Rolling Stone

Senator Frank Church said of him "Where others have used the language as a weapon, he has employed it as
By Roger M. Klein

Senator Frank Church said of him "Where others have used the language as a weapon, he has employed it as an obstacle to evil. He was the Russian of our Napoleonic phase." Others acclaimed him for his clear reporting, and his straight-to-the-heart analysis. He used his reporting for political goals. He warned of the dangers of McCarthyism when it was just starting to froth up. He began a written and spoken resistance to the Vietnam War long before doing so was fashionable. He has attacked the arms race, the rise of government power, and the politician's principle that nations come ahead of people.

He is I. F. Stone. Grabbing his first reporting job at age 14, Stone devoted a lifetime to the profession, working at one time or another for The New York Post, the New York Star, the New York Daily Compass, the Philadelphia Record and the Philadelphia Inquirer. But Stone's crowning glory came with his publication of the I. F. Stone Weekly, a Washington newsletter accenting political topics.

If Stone can speak as well as he can write, he's worth hearing. He'll present "A Maverick's View of Washington Politics," this Sunday at the Ford Hall Forum, in Alumni Auditorium at Northeastern, 360 Huntington Ave. in Boston. Stone will speak at 8 p.m. The doors open to members at 7, and to the public, who will be admitted free if seats remain after members have entered, at 7:45.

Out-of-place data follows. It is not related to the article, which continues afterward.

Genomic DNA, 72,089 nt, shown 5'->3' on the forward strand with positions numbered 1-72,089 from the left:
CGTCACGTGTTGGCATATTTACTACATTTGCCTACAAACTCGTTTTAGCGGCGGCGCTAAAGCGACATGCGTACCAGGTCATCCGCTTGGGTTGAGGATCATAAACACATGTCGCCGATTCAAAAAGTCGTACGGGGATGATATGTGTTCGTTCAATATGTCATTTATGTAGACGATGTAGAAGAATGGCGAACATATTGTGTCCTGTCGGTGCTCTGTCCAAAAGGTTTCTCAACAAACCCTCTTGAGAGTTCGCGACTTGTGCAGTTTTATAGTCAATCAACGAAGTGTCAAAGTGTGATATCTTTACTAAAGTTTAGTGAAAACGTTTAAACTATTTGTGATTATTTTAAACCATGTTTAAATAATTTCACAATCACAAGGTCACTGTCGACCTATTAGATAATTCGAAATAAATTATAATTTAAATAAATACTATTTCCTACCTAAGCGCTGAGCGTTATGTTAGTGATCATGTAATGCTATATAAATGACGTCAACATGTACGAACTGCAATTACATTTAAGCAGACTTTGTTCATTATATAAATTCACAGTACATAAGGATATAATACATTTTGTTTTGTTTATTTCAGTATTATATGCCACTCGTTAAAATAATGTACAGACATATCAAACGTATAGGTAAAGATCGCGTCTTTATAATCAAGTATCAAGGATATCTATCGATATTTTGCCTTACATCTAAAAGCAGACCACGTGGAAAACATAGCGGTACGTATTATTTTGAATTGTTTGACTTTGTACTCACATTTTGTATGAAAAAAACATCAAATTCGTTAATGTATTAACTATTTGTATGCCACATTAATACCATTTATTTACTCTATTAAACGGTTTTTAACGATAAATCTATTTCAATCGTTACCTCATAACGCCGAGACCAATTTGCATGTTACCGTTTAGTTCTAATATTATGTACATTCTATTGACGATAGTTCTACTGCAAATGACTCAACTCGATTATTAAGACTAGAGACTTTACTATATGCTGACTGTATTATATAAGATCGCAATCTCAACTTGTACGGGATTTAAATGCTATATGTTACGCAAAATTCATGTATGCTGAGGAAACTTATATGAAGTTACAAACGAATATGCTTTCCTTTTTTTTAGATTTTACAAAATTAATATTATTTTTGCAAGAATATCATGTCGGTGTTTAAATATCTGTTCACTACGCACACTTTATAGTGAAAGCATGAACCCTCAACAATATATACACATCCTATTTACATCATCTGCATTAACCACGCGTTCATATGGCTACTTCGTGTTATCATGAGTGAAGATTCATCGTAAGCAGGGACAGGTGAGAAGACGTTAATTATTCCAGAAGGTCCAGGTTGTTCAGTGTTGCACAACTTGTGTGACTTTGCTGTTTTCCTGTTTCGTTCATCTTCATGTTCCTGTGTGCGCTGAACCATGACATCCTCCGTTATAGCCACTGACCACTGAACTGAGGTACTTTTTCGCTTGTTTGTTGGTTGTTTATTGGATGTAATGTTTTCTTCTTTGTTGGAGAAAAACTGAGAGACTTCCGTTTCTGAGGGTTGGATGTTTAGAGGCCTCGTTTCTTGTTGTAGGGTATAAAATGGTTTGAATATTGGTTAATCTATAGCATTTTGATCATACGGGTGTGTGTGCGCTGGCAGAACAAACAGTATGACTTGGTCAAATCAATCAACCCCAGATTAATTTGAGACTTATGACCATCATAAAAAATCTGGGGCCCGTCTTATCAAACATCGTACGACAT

Elsewhere on the circuit:


A series of films about photography will be screened at 8 p.m. in the MIT Creative Photography Lab, on the third floor of the MIT Armory, on Mass. Ave. near the main building. The films are: The Weapons of Gordon Parks, EI Mojado, by Danny Lyon, Weegee's New York, and Black Has Always Been Beautiful, a film about the work of James Van Der Zee's, a turn-of-the-century black photographer in Harlem, N.Y. A one dollar donation is requested.


A benefit for the movement to protect whales and dolphins will feature two films at the Orson Welles Cinema at noon. Greenpeace: Voyages to Save the Dolphins is a documentary on some of the ecologists who try to stop the killing of marine animals by harassing Soviet whaling fleets. These guys are dedicated: during some of their forays, they maneuver their small boats so as to interpose themselves between the whaling ships and the whales, and stand there while explosive harpoons aimed at the whales whiz past their heads. They lecture the crews of the ships in Russian in an attempt to persuade them of the wrongfulness of their acts. But with little success: in one case a captain ordered the crew to drag through the ice-cold water an ecologist who had grabbed onto the cable the whaler was using to haul a whale up to the boat. "Voyages" was filmed along the Northern California coast and on the North Pacific. Last Days of the Dolphin, the second film, is narrated by Dick Cavett.